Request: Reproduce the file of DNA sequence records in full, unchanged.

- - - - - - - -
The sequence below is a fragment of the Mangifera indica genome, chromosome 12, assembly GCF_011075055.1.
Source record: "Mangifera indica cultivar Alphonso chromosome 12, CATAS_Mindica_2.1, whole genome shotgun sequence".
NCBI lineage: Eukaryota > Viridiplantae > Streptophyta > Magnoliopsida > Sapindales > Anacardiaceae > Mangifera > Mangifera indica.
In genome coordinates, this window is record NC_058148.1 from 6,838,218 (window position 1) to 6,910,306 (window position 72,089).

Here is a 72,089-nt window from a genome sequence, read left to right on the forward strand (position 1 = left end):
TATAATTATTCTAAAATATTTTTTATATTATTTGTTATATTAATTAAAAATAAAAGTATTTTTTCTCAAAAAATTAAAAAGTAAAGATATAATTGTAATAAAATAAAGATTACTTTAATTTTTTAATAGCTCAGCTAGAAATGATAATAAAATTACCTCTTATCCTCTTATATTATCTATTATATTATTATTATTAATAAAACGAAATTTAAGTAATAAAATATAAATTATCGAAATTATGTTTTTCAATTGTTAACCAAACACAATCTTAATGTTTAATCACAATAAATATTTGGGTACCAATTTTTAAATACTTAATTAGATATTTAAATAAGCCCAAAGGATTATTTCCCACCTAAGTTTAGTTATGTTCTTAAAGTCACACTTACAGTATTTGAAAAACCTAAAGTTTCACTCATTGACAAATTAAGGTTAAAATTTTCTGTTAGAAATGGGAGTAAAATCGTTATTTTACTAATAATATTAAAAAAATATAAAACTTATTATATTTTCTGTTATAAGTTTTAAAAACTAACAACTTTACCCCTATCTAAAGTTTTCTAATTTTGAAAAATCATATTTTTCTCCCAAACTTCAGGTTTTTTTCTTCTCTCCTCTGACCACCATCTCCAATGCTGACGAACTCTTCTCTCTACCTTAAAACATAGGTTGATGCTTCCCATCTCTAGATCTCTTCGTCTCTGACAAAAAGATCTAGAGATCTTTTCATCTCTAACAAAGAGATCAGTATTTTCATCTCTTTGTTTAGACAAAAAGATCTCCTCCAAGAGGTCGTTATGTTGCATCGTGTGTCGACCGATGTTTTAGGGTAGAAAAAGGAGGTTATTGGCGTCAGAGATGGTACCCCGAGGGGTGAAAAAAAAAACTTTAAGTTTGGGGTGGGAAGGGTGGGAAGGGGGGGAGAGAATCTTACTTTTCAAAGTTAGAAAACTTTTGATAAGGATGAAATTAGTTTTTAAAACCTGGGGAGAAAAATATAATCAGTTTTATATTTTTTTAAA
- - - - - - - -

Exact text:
The sequence below is a fragment of the Mangifera indica genome, chromosome 12, assembly GCF_011075055.1.
Source record: "Mangifera indica cultivar Alphonso chromosome 12, CATAS_Mindica_2.1, whole genome shotgun sequence".
NCBI lineage: Eukaryota > Viridiplantae > Streptophyta > Magnoliopsida > Sapindales > Anacardiaceae > Mangifera > Mangifera indica.
In genome coordinates, this window is record NC_058148.1 from 6,838,218 (window position 1) to 6,910,306 (window position 72,089).

Here is a 72,089-nt window from a genome sequence, read left to right on the forward strand (position 1 = left end):
TATAATTATTCTAAAATATTTTTTATATTATTTGTTATATTAATTAAAAATAAAAGTATTTTTTCTCAAAAAATTAAAAAGTAAAGATATAATTGTAATAAAATAAAGATTACTTTAATTTTTTAATAGCTCAGCTAGAAATGATAATAAAATTACCTCTTATCCTCTTATATTATCTATTATATTATTATTATTAATAAAACGAAATTTAAGTAATAAAATATAAATTATCGAAATTATGTTTTTCAATTGTTAACCAAACACAATCTTAATGTTTAATCACAATAAATATTTGGGTACCAATTTTTAAATACTTAATTAGATATTTAAATAAGCCCAAAGGATTATTTCCCACCTAAGTTTAGTTATGTTCTTAAAGTCACACTTACAGTATTTGAAAAACCTAAAGTTTCACTCATTGACAAATTAAGGTTAAAATTTTCTGTTAGAAATGGGAGTAAAATCGTTATTTTACTAATAATATTAAAAAAATATAAAACTTATTATATTTTCTGTTATAAGTTTTAAAAACTAACAACTTTACCCCTATCTAAAGTTTTCTAATTTTGAAAAATCATATTTTTCTCCCAAACTTCAGGTTTTTTTCTTCTCTCCTCTGACCACCATCTCCAATGCTGACGAACTCTTCTCTCTACCTTAAAACATAGGTTGATGCTTCCCATCTCTAGATCTCTTCGTCTCTGACAAAAAGATCTAGAGATCTTTTCATCTCTAACAAAGAGATCAGTATTTTCATCTCTTTGTTTAGACAAAAAGATCTCCTCCAAGAGGTCGTTATGTTGCATCGTGTGTCGACCGATGTTTTAGGGTAGAAAAAGGAGGTTATTGGCGTCAGAGATGGTACCCCGAGGGGTGAAAAAAAAAACTTTAAGTTTGGGGTGGGAAGGGTGGGAAGGGGGGGAGAGAATCTTACTTTTCAAAGTTAGAAAACTTTTGATAAGGATGAAATTAGTTTTTAAAACCTGGGGAGAAAAATATAATCAGTTTTATATTTTTTTAAA